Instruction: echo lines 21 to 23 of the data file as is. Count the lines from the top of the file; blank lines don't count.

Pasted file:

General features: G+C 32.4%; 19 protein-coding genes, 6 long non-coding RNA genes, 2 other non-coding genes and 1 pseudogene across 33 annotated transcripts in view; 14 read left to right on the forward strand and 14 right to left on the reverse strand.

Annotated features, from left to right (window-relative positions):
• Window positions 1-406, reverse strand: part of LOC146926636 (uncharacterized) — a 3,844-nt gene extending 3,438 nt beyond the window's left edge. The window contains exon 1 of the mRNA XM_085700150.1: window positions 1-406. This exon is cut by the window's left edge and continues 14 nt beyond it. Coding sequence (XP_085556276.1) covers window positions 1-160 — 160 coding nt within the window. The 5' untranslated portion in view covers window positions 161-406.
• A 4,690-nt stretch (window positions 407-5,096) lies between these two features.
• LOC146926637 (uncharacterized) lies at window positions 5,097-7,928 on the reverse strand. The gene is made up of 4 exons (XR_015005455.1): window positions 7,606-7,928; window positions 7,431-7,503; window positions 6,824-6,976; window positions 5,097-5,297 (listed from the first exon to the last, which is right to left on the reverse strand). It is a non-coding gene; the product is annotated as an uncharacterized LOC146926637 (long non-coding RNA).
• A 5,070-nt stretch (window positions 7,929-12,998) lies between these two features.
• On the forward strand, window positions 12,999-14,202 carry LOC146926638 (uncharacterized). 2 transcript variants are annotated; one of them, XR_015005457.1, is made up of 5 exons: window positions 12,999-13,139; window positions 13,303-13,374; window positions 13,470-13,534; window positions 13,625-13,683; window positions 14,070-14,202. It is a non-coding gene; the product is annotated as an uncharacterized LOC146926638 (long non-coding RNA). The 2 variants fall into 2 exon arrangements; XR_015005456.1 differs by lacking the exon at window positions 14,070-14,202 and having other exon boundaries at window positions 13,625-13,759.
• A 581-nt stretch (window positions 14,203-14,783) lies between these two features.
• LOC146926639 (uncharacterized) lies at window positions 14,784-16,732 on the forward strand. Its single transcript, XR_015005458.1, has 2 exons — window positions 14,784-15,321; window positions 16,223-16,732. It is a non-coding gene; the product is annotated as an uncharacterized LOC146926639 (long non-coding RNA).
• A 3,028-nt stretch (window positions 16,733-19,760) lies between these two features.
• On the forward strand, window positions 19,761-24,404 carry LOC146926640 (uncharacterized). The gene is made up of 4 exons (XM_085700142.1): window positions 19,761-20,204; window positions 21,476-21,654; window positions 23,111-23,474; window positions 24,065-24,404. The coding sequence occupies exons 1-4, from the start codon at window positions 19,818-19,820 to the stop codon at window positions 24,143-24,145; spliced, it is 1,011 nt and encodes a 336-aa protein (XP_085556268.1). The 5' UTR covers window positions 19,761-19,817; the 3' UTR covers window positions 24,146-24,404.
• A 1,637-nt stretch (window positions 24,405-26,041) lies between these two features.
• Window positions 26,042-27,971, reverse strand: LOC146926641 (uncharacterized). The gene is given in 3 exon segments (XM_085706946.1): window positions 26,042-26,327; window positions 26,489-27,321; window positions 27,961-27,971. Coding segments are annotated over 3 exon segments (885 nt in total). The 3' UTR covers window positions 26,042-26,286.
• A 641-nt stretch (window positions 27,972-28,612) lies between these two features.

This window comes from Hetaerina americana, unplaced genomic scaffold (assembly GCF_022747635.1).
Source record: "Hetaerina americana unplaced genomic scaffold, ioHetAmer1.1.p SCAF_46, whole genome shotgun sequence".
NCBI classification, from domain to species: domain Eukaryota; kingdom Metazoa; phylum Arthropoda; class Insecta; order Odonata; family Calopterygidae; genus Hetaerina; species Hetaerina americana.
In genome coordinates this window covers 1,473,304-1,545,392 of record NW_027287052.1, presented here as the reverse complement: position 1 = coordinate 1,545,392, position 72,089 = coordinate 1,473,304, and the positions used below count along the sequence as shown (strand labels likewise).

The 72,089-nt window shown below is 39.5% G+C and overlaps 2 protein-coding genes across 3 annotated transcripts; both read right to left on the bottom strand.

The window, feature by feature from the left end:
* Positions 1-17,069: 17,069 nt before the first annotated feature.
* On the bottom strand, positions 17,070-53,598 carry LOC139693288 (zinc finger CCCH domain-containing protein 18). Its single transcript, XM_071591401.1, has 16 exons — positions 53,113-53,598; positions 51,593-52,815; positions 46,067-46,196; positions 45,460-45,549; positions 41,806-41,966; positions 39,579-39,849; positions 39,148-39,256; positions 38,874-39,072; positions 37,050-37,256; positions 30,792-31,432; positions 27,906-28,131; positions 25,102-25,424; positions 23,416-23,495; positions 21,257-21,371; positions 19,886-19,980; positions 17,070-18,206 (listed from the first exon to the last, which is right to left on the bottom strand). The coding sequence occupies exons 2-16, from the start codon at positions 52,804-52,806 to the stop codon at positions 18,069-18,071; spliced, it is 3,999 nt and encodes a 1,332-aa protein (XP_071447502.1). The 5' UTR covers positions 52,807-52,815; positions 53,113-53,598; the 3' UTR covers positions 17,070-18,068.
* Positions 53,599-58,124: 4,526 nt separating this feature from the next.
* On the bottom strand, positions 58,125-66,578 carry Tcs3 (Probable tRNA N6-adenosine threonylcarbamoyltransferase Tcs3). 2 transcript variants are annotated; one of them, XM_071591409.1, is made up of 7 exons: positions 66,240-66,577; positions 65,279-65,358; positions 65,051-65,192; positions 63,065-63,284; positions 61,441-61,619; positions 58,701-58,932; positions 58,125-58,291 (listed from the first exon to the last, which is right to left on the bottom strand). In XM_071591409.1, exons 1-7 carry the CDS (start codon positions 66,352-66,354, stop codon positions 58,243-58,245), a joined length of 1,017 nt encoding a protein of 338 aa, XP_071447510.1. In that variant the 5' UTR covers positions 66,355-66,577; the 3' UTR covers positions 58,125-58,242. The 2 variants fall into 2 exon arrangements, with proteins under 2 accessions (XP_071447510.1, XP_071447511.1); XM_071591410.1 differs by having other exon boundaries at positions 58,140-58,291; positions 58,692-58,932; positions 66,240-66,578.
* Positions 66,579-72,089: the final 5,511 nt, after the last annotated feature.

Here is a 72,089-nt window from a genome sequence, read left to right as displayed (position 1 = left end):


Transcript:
* Positions 1-17,069: 17,069 nt before the first annotated feature.
* On the bottom strand, positions 17,070-53,598 carry LOC139693288 (zinc finger CCCH domain-containing protein 18). Its single transcript, XM_071591401.1, has 16 exons — positions 53,113-53,598; positions 51,593-52,815; positions 46,067-46,196; positions 45,460-45,549; positions 41,806-41,966; positions 39,579-39,849; positions 39,148-39,256; positions 38,874-39,072; positions 37,050-37,256; positions 30,792-31,432; positions 27,906-28,131; positions 25,102-25,424; positions 23,416-23,495; positions 21,257-21,371; positions 19,886-19,980; positions 17,070-18,206 (listed from the first exon to the last, which is right to left on the bottom strand). The coding sequence occupies exons 2-16, from the start codon at positions 52,804-52,806 to the stop codon at positions 18,069-18,071; spliced, it is 3,999 nt and encodes a 1,332-aa protein (XP_071447502.1). The 5' UTR covers positions 52,807-52,815; positions 53,113-53,598; the 3' UTR covers positions 17,070-18,068.
* Positions 53,599-58,124: 4,526 nt separating this feature from the next.